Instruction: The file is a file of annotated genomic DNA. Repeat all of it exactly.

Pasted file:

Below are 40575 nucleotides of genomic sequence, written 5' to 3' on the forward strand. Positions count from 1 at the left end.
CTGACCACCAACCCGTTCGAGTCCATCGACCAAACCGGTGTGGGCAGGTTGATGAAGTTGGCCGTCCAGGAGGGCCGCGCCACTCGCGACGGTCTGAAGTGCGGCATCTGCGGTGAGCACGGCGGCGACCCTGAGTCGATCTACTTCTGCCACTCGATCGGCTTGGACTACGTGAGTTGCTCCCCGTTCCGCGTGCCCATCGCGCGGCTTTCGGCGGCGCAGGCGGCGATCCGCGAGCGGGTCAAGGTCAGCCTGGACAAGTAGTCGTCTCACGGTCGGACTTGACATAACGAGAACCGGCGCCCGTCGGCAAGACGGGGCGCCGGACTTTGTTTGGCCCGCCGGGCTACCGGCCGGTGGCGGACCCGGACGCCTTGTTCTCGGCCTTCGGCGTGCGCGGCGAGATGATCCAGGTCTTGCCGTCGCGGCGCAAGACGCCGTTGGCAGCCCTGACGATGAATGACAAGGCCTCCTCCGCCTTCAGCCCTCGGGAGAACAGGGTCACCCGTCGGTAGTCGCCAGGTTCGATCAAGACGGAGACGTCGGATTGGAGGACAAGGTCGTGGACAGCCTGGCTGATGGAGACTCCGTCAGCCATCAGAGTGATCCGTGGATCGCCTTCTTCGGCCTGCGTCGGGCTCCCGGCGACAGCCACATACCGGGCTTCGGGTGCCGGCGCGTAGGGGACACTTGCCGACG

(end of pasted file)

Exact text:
Below are 40575 nucleotides of genomic sequence, written 5' to 3' on the forward strand. Positions count from 1 at the left end.
CTGACCACCAACCCGTTCGAGTCCATCGACCAAACCGGTGTGGGCAGGTTGATGAAGTTGGCCGTCCAGGAGGGCCGCGCCACTCGCGACGGTCTGAAGTGCGGCATCTGCGGTGAGCACGGCGGCGACCCTGAGTCGATCTACTTCTGCCACTCGATCGGCTTGGACTACGTGAGTTGCTCCCCGTTCCGCGTGCCCATCGCGCGGCTTTCGGCGGCGCAGGCGGCGATCCGCGAGCGGGTCAAGGTCAGCCTGGACAAGTAGTCGTCTCACGGTCGGACTTGACATAACGAGAACCGGCGCCCGTCGGCAAGACGGGGCGCCGGACTTTGTTTGGCCCGCCGGGCTACCGGCCGGTGGCGGACCCGGACGCCTTGTTCTCGGCCTTCGGCGTGCGCGGCGAGATGATCCAGGTCTTGCCGTCGCGGCGCAAGACGCCGTTGGCAGCCCTGACGATGAATGACAAGGCCTCCTCCGCCTTCAGCCCTCGGGAGAACAGGGTCACCCGTCGGTAGTCGCCAGGTTCGATCAAGACGGAGACGTCGGATTGGAGGACAAGGTCGTGGACAGCCTGGCTGATGGAGACTCCGTCAGCCATCAGAGTGATCCGTGGATCGCCTTCTTCGGCCTGCGTCGGGCTCCCGGCGACAGCCACATACCGGGCTTCGGGTGCCGGCGCGTAGGGGACACTTGCCGACG